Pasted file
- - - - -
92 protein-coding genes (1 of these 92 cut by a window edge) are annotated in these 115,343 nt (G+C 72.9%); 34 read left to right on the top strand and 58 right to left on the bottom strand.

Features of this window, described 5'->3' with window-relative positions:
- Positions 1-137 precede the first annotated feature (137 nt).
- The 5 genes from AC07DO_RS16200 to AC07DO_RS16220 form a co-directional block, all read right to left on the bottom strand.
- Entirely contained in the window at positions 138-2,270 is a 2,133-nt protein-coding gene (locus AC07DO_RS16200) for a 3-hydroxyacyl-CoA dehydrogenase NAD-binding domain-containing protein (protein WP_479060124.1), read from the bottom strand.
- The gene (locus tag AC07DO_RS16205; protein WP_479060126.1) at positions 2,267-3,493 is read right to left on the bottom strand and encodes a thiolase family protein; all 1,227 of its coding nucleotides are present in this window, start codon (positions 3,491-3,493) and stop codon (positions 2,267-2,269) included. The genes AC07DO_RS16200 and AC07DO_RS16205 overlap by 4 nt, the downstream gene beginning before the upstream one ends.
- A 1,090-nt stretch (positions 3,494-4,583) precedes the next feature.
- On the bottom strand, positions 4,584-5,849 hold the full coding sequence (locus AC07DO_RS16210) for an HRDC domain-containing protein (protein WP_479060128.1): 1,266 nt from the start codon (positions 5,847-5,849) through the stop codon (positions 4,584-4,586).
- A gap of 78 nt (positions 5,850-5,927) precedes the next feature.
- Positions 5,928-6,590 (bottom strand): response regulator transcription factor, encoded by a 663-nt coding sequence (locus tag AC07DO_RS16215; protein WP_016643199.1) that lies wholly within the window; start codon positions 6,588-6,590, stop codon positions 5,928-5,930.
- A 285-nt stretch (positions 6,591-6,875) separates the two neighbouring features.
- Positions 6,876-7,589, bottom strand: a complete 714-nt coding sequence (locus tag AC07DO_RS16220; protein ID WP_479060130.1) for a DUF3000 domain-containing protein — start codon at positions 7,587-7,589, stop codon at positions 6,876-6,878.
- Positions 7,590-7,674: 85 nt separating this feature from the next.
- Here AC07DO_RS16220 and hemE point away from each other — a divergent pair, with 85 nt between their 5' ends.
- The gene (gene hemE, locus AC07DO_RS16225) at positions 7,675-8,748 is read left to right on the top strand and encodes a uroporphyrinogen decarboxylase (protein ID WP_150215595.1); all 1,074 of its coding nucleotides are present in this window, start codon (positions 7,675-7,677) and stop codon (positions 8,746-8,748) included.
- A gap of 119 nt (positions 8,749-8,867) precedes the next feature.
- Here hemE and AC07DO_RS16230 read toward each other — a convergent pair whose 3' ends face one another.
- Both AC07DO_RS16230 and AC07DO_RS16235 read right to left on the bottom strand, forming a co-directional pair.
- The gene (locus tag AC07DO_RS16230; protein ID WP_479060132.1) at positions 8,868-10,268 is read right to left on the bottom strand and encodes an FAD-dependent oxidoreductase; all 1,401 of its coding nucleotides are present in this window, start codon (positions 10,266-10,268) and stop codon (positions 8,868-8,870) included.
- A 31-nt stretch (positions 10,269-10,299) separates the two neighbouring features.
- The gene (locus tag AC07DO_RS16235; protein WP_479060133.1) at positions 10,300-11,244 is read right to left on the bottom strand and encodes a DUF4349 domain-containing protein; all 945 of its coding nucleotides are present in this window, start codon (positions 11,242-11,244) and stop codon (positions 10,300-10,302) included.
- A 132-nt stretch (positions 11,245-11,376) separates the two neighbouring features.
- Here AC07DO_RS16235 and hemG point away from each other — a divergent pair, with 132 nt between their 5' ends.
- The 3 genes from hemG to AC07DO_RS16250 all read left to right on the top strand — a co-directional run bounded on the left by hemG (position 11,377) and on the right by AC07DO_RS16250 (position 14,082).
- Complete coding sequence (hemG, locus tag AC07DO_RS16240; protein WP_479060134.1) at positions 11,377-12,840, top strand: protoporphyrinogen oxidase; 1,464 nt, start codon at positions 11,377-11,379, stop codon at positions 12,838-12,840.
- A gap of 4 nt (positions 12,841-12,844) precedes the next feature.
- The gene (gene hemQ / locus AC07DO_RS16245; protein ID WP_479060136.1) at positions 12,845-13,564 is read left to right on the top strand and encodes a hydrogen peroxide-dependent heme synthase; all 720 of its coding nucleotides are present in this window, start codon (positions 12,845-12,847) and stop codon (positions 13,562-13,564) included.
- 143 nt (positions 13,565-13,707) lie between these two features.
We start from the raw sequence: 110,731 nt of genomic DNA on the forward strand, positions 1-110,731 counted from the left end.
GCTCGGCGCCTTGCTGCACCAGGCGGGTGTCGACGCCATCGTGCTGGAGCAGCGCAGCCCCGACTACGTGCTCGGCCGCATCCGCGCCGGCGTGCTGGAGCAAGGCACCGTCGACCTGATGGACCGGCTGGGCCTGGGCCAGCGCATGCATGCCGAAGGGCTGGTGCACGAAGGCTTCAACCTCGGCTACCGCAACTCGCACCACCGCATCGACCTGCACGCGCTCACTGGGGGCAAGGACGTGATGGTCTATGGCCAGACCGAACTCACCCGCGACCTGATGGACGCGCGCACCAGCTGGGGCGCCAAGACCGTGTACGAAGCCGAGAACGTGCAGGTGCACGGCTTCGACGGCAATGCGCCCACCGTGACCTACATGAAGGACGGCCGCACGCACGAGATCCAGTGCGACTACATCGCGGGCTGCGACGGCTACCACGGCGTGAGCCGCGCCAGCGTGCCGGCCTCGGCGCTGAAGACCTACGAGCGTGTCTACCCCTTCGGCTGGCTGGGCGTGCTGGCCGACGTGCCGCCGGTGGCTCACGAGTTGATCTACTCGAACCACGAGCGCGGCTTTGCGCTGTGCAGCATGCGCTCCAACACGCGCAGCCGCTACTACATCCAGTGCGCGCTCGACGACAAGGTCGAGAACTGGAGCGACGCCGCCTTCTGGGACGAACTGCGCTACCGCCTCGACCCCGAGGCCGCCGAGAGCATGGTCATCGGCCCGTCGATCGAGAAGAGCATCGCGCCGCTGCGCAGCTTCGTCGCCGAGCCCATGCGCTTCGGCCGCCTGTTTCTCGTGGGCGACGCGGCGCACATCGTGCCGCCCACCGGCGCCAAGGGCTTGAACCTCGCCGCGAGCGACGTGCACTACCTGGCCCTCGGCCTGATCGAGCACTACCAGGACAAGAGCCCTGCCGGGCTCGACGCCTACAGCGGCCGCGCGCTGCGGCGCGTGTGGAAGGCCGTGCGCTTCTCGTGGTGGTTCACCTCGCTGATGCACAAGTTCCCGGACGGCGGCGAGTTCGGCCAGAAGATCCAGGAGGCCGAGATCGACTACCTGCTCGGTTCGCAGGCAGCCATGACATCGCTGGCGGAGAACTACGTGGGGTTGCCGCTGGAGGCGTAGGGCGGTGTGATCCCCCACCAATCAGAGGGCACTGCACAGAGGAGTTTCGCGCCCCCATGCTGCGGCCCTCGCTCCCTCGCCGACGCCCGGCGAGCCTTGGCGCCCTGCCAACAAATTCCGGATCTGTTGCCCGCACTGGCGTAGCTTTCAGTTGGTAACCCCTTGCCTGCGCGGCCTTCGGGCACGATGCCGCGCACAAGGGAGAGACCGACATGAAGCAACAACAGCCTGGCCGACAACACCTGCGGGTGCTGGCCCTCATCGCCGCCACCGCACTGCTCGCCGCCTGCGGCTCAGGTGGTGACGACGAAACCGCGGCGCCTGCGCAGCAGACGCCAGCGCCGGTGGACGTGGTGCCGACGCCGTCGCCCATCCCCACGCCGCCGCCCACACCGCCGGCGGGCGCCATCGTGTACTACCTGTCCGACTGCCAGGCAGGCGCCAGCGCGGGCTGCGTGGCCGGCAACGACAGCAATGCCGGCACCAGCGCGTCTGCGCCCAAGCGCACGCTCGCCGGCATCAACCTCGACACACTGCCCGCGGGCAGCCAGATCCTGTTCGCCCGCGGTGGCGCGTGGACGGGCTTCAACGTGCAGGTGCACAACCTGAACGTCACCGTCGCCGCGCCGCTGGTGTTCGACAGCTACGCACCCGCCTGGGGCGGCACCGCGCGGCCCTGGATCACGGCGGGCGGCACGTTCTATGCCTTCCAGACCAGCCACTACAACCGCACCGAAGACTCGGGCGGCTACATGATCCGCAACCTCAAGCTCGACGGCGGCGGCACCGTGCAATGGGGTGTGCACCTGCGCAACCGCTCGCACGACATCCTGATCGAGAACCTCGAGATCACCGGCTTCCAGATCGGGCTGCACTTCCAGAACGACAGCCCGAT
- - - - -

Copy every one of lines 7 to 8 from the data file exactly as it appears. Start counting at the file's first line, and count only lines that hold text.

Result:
- A 1,090-nt stretch (positions 3,494-4,583) precedes the next feature.
- On the bottom strand, positions 4,584-5,849 hold the full coding sequence (locus AC07DO_RS16210) for an HRDC domain-containing protein (protein WP_479060128.1): 1,266 nt from the start codon (positions 5,847-5,849) through the stop codon (positions 4,584-4,586).